Defense Date

2005

Document Type

Thesis

Degree Name

Master of Fine Arts

Department

Art History

First Advisor

Dr. Fredrika Jacobs

Abstract

This thesis argues that Raphael's portrait, Baldassare Castiglione, is three portraits in one: 1) a "speaking likeness" of the subject, 2) a portrait of the "perfect" courtier, and 3) a "shadow" portrait of the Court of Urbino in the early sixteenth century. The formal analysis of the painting is presented in the context of the paragone of word and image expounded by its subject in his masterpiece, Il Cortegiano. Both author and artist demonstrate the concepts of sprezzatura (an artful artlessness) and grazia (graceful elegance) in the creation of their portraits, as well as avoidance of affetazione (affectation). It is concluded that Raphael's response to the challenge of the text/image paragone in Il Cortegiano determined the formal choices he made as he painted his friend Baldassare Castiglione.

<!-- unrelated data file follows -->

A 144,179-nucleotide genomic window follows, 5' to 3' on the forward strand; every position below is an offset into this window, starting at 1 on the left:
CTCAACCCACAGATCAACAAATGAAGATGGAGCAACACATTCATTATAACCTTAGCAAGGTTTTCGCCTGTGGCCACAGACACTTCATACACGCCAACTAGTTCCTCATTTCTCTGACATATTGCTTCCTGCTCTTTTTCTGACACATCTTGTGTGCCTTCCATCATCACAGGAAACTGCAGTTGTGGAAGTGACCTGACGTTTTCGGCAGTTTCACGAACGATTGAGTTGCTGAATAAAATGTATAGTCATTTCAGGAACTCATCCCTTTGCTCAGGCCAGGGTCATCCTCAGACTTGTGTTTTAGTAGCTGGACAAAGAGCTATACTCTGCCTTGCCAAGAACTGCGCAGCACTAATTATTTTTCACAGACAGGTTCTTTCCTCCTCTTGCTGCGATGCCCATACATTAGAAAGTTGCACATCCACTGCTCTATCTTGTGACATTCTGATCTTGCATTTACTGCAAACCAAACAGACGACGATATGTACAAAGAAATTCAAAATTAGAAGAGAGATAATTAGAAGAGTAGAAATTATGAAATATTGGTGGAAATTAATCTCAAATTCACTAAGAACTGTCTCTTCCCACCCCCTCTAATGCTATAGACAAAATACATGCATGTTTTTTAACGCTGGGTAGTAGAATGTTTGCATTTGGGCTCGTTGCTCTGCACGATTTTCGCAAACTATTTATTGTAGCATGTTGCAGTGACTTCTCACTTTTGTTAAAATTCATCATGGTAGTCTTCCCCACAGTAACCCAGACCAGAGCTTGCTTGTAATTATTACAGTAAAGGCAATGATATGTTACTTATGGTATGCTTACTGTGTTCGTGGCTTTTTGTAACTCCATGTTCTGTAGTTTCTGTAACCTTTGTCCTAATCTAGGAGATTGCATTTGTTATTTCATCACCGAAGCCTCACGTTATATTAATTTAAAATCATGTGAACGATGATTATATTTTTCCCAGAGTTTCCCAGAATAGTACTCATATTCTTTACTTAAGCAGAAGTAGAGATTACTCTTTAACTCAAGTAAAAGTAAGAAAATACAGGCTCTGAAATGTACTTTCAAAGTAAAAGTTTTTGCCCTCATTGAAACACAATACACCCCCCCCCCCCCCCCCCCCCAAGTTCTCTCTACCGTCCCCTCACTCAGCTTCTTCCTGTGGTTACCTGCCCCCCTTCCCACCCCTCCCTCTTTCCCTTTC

Rights

© The Author

Is Part Of

VCU University Archives

Is Part Of

VCU Theses and Dissertations

Date of Submission

June 2008

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